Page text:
I thoroughly enjoyed swapping stories with Alice and I can tell that, like me, she was very happy to have someone to talk family history with that understood the fascination with our ancestors. It was just so crazy to think through the steps every time she would tell a story that started with something like, “Aunt May” and I had to realize that was my great grandmother May. She spent time at the farm and met all the “cousins” who were really my grandma Mabel’s siblings or cousins as well. I didn’t get near enough time to ask all that I wanted to ask and it really made me miss my grandma so much. There are so many stories that I missed because I was too busy as a kid to really listen or pay attention when Grandma wanted to tell them to me.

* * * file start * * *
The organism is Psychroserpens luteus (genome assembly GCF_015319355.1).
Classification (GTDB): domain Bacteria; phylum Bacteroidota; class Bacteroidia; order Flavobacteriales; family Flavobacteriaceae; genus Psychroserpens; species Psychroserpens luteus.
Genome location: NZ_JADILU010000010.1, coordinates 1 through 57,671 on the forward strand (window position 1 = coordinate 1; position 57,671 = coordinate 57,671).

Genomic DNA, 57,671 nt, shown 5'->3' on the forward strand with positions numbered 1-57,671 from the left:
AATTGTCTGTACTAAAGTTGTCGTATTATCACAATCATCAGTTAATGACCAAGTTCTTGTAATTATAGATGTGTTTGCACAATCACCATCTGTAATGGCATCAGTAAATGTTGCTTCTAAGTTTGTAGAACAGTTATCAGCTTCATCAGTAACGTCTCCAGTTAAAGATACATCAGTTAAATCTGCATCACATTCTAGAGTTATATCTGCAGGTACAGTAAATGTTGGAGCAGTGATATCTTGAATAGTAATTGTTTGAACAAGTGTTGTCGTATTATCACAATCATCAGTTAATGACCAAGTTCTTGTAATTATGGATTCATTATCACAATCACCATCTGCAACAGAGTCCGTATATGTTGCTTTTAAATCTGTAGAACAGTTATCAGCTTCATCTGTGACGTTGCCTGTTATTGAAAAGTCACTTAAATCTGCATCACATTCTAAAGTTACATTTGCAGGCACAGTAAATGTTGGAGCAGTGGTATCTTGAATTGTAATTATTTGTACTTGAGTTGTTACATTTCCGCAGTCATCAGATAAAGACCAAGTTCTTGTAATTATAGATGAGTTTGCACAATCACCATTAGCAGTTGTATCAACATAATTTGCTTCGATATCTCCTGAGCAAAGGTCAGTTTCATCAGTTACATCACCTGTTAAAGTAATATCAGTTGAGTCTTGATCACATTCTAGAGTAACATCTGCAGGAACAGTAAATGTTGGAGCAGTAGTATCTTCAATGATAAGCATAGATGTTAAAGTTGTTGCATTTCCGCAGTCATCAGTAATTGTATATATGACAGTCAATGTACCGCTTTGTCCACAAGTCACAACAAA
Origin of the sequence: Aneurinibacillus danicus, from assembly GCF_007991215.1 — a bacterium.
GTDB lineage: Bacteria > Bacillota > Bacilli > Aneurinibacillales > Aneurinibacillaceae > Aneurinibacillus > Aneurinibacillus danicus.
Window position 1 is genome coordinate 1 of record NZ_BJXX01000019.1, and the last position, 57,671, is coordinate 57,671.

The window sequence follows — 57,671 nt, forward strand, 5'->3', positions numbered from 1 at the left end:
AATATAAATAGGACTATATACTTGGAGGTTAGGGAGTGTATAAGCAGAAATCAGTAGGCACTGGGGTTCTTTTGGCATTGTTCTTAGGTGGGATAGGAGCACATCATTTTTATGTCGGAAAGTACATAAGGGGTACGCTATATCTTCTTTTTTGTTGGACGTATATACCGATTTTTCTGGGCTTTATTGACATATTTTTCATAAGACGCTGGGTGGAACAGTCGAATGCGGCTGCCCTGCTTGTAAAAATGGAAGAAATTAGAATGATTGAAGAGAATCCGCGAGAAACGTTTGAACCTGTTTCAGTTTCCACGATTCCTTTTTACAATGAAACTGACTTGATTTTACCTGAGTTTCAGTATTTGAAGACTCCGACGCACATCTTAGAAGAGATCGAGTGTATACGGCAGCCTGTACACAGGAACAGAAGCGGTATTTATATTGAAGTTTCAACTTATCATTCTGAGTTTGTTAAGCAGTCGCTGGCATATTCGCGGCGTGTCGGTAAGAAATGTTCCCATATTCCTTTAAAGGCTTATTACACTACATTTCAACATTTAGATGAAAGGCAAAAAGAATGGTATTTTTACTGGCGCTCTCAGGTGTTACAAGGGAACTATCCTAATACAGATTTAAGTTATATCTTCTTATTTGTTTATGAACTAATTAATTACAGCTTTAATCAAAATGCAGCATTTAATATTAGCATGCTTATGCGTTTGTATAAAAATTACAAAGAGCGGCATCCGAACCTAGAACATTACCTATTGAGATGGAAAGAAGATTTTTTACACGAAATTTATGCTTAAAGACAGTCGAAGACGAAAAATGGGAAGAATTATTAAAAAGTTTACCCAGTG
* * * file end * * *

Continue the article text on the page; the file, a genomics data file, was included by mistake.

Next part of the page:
One evening we ate dinner with her daughters, granddaughter (Tara), and Sara, another “cousin” (3rd once removed) who lives in the area and whom I had invited to join us. I enjoyed meeting such extended family. I worked quite a bit with Tara that week as she has the privilege of “housing” all of her grandmother’s treasure. She let me rummage through, scan and copy to my heart’s content and I helped her organize and explain her grandma’s system, hopefully.
Best of all I came home with new energy, and fresh direction. I now have most of the information I need to start writing about the John Edward Tracy family and I am ready to jump in.